"You shall follow the your God and fear Him; and you shall keep His commandments, listen to His voice, serve Him, and cling to Him" (Deut 13:4).
*in the history books:
"But you are to cling to the your God, as you have done to this day" Josh 23:8).
*in the Psalms:
“Because he holds fast to me in love, I will deliver him; I will protect him, because he knows my name" (Ps 91:14).
I cling to Your testimonies; O , do not put me to shame! (Ps 119:31)
Psalm 84 as a whole makes clear that the Lord's presence is David's happy place, even though the terms "cling" or "hold fast" do not appear.
*in the Prophets:
"'For as the waistband clings to the waist of a man, so I made the whole household of Israel and the whole household of Judah cling to Me,’ declares the Lord, ‘that they might be for Me a people, for renown, for praise and for glory; but they did not listen’" (Jer 13:11).
For reference, the Old Testament word most often translated "cling" or "hold fast" is the same word used in Genesis 2:24 for the husband holding fast to his wife.
The New Testament reiterates that the husband ought to hold fast to his wife. Jesus, in the parable of the sower, also says that the good soil represents "those who, hearing the word, hold it fast in an honest and good heart, and bear fruit with patience" (Luke 8:15). Paul exhorts us to "Abhor what is evil; hold fast to what is good" (Romans 12:9).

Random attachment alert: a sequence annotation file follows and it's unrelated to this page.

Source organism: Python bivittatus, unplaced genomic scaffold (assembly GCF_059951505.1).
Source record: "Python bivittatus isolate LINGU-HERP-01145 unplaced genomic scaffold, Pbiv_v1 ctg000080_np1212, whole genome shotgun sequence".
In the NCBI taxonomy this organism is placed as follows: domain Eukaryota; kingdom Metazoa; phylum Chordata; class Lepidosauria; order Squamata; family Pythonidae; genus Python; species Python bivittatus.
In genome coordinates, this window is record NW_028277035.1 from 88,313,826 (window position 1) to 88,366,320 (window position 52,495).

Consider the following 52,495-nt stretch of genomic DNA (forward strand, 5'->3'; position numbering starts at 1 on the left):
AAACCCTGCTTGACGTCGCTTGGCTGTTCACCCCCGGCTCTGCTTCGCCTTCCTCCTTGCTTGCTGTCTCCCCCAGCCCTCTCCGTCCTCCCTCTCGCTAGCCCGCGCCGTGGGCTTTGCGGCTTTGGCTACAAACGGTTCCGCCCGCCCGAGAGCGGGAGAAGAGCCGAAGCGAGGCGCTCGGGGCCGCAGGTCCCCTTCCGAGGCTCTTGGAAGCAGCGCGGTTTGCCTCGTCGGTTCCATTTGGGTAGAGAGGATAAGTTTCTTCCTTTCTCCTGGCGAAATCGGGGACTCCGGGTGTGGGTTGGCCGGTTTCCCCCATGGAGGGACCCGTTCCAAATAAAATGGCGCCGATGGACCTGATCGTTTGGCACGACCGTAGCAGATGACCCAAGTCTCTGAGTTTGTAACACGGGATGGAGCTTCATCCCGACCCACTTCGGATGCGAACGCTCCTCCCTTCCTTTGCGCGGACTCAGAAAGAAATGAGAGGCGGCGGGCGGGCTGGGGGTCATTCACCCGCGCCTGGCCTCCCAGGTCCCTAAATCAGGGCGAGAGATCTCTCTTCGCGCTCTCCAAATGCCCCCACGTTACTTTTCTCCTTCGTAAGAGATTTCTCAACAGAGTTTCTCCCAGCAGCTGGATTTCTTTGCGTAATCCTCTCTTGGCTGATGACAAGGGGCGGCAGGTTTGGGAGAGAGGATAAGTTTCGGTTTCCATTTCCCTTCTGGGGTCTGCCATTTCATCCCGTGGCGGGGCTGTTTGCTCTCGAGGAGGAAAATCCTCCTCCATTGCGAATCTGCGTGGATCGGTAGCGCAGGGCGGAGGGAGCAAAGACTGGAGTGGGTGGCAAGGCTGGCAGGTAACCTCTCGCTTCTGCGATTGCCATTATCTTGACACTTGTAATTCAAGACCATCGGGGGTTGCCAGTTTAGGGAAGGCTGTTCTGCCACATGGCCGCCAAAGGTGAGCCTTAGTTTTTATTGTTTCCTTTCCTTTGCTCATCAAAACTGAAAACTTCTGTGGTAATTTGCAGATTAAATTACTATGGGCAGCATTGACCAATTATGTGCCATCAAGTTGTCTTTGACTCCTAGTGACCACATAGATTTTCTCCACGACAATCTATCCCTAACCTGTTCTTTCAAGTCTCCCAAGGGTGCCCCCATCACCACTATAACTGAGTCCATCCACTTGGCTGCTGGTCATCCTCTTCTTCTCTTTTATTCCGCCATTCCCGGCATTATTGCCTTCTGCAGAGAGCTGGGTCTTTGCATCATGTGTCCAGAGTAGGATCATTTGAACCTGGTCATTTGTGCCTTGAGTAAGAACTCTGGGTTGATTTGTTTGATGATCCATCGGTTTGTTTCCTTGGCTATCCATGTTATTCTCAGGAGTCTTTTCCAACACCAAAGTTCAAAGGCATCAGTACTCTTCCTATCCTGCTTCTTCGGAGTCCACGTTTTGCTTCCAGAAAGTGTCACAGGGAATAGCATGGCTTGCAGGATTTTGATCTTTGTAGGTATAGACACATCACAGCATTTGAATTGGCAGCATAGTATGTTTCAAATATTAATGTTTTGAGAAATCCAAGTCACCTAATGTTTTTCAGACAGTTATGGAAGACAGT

It seems that godly people throughout Bible times sought to be God's Velcro people. This bond extended to His Word and to what manifests His goodness.
Is that really what I cling to? Or does my Velcro stick more firmly to my husband or family or comfort? The way I react when deprived of something reveals how clingy I am, and "stuff of earth competes for the allegiance I owe only to the Giver of all good things," to quote the late Rich Mullins. A soul created in the image of God is designed to cling to Him. Even the best created beings and things disappoint when we look to them to be our everything. Good friends, loving spouses, and dream homes make lousy gods. The Lord is the only one worthy of our Velcro dependence.
So I keep praying, "Lord, I want to be Your Velcro girl. I'm not there yet, but I want to make David's prayer truthfully my own."
O God, you are my God; earnestly I seek you;
my soul thirsts for you;
my flesh faints for you,
as in a dry and weary land where there is no water.
So I have looked upon you in the sanctuary,
beholding your power and glory.
Because your steadfast love is better than life,
my lips will praise you.
So I will bless you as long as I live;
in your name I will lift up my hands.
My soul will be satisfied as with fat and rich food,
and my mouth will praise you with joyful lips,
when I remember you upon my bed,
and meditate on you in the watches of the night;
for you have been my help,
and in the shadow of your wings I will sing for joy.
My soul clings to you;
your right hand upholds me (Ps 63:1-8).